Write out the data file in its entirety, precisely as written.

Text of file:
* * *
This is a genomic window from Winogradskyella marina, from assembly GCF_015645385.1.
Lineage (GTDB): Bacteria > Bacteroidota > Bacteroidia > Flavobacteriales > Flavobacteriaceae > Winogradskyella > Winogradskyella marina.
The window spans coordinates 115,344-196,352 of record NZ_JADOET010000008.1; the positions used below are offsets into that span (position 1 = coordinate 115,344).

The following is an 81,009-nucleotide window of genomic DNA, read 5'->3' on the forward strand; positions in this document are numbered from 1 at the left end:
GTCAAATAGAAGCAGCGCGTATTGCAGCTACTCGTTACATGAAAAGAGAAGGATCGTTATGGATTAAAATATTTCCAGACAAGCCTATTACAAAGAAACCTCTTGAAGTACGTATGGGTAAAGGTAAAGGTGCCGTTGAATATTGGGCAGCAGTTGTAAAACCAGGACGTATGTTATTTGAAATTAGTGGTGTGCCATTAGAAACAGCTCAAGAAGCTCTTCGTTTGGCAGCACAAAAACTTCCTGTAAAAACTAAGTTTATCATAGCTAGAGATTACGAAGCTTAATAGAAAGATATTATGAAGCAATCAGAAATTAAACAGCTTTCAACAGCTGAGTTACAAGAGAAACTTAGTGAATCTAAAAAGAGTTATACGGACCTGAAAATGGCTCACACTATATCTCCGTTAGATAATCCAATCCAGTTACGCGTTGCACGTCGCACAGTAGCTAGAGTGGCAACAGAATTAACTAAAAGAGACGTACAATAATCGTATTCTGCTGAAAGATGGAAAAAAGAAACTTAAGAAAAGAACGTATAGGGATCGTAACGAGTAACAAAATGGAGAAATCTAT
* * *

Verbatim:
This is a genomic window from Winogradskyella marina, from assembly GCF_015645385.1.
Lineage (GTDB): Bacteria > Bacteroidota > Bacteroidia > Flavobacteriales > Flavobacteriaceae > Winogradskyella > Winogradskyella marina.
The window spans coordinates 115,344-196,352 of record NZ_JADOET010000008.1; the positions used below are offsets into that span (position 1 = coordinate 115,344).

The following is an 81,009-nucleotide window of genomic DNA, read 5'->3' on the forward strand; positions in this document are numbered from 1 at the left end:
GTCAAATAGAAGCAGCGCGTATTGCAGCTACTCGTTACATGAAAAGAGAAGGATCGTTATGGATTAAAATATTTCCAGACAAGCCTATTACAAAGAAACCTCTTGAAGTACGTATGGGTAAAGGTAAAGGTGCCGTTGAATATTGGGCAGCAGTTGTAAAACCAGGACGTATGTTATTTGAAATTAGTGGTGTGCCATTAGAAACAGCTCAAGAAGCTCTTCGTTTGGCAGCACAAAAACTTCCTGTAAAAACTAAGTTTATCATAGCTAGAGATTACGAAGCTTAATAGAAAGATATTATGAAGCAATCAGAAATTAAACAGCTTTCAACAGCTGAGTTACAAGAGAAACTTAGTGAATCTAAAAAGAGTTATACGGACCTGAAAATGGCTCACACTATATCTCCGTTAGATAATCCAATCCAGTTACGCGTTGCACGTCGCACAGTAGCTAGAGTGGCAACAGAATTAACTAAAAGAGACGTACAATAATCGTATTCTGCTGAAAGATGGAAAAAAGAAACTTAAGAAAAGAACGTATAGGGATCGTAACGAGTAACAAAATGGAGAAATCTAT